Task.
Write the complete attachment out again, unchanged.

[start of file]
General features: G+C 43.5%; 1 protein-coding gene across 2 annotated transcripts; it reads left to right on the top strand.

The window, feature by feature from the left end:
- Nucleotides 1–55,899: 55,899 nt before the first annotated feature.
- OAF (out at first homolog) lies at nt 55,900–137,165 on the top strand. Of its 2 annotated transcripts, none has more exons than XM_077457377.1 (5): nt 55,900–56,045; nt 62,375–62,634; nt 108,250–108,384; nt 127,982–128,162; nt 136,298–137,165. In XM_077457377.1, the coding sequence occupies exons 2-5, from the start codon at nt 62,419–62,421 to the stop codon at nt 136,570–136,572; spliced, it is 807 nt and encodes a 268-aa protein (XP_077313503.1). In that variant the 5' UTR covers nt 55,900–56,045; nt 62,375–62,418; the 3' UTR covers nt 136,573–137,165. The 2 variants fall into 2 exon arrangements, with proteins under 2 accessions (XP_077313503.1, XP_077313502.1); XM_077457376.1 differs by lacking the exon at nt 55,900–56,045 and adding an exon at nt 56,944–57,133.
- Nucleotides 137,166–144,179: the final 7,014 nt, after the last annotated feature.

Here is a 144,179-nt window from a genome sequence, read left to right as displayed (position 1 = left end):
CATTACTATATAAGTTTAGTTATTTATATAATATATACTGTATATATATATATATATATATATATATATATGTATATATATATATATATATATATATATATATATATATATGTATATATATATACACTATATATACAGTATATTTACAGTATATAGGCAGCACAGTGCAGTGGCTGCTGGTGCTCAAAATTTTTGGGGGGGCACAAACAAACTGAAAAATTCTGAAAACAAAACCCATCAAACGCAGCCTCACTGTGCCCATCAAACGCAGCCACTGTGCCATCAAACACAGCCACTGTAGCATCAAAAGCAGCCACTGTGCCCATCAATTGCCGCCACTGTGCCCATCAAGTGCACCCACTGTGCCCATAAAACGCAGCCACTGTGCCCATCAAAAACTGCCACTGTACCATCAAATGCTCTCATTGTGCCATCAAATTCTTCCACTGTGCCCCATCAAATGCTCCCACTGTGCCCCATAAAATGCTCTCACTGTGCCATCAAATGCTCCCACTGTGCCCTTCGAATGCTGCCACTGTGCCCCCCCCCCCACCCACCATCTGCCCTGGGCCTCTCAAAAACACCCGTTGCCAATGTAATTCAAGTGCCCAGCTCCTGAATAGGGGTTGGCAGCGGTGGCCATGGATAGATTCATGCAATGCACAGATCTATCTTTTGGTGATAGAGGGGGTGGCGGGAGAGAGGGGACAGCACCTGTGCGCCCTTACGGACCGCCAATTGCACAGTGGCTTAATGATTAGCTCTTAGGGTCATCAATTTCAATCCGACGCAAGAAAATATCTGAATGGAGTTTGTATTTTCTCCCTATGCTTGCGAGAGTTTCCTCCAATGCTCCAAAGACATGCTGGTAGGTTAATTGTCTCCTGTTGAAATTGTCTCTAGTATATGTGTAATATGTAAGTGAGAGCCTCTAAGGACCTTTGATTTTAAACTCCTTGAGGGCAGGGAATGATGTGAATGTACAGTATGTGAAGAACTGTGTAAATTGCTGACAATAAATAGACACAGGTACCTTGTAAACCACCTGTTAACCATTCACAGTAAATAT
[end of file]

General features: G+C 43.5%; 1 protein-coding gene across 2 annotated transcripts; it reads left to right on the top strand.

The window, feature by feature from the left end:
- Nucleotides 1–55,899: 55,899 nt before the first annotated feature.
- OAF (out at first homolog) lies at nt 55,900–137,165 on the top strand. Of its 2 annotated transcripts, none has more exons than XM_077457377.1 (5): nt 55,900–56,045; nt 62,375–62,634; nt 108,250–108,384; nt 127,982–128,162; nt 136,298–137,165. In XM_077457377.1, the coding sequence occupies exons 2-5, from the start codon at nt 62,419–62,421 to the stop codon at nt 136,570–136,572; spliced, it is 807 nt and encodes a 268-aa protein (XP_077313503.1). In that variant the 5' UTR covers nt 55,900–56,045; nt 62,375–62,418; the 3' UTR covers nt 136,573–137,165. The 2 variants fall into 2 exon arrangements, with proteins under 2 accessions (XP_077313503.1, XP_077313502.1); XM_077457376.1 differs by lacking the exon at nt 55,900–56,045 and adding an exon at nt 56,944–57,133.
- Nucleotides 137,166–144,179: the final 7,014 nt, after the last annotated feature.

Here is a 144,179-nt window from a genome sequence, read left to right as displayed (position 1 = left end):
CATTACTATATAAGTTTAGTTATTTATATAATATATACTGTATATATATATATATATATATATATATATATGTATATATATATATATATATATATATATATATATATATATGTATATATATATACACTATATATACAGTATATTTACAGTATATAGGCAGCACAGTGCAGTGGCTGCTGGTGCTCAAAATTTTTGGGGGGGCACAAACAAACTGAAAAATTCTGAAAACAAAACCCATCAAACGCAGCCTCACTGTGCCCATCAAACGCAGCCACTGTGCCATCAAACACAGCCACTGTAGCATCAAAAGCAGCCACTGTGCCCATCAATTGCCGCCACTGTGCCCATCAAGTGCACCCACTGTGCCCATAAAACGCAGCCACTGTGCCCATCAAAAACTGCCACTGTACCATCAAATGCTCTCATTGTGCCATCAAATTCTTCCACTGTGCCCCATCAAATGCTCCCACTGTGCCCCATAAAATGCTCTCACTGTGCCATCAAATGCTCCCACTGTGCCCTTCGAATGCTGCCACTGTGCCCCCCCCCCCACCCACCATCTGCCCTGGGCCTCTCAAAAACACCCGTTGCCAATGTAATTCAAGTGCCCAGCTCCTGAATAGGGGTTGGCAGCGGTGGCCATGGATAGATTCATGCAATGCACAGATCTATCTTTTGGTGATAGAGGGGGTGGCGGGAGAGAGGGGACAGCACCTGTGCGCCCTTACGGACCGCCAATTGCACAGTGGCTTAATGATTAGCTCTTAGGGTCATCAATTTCAATCCGACGCAAGAAAATATCTGAATGGAGTTTGTATTTTCTCCCTATGCTTGCGAGAGTTTCCTCCAATGCTCCAAAGACATGCTGGTAGGTTAATTGTCTCCTGTTGAAATTGTCTCTAGTATATGTGTAATATGTAAGTGAGAGCCTCTAAGGACCTTTGATTTTAAACTCCTTGAGGGCAGGGAATGATGTGAATGTACAGTATGTGAAGAACTGTGTAAATTGCTGACAATAAATAGACACAGGTACCTTGTAAACCACCTGTTAACCATTCACAGTAAATAT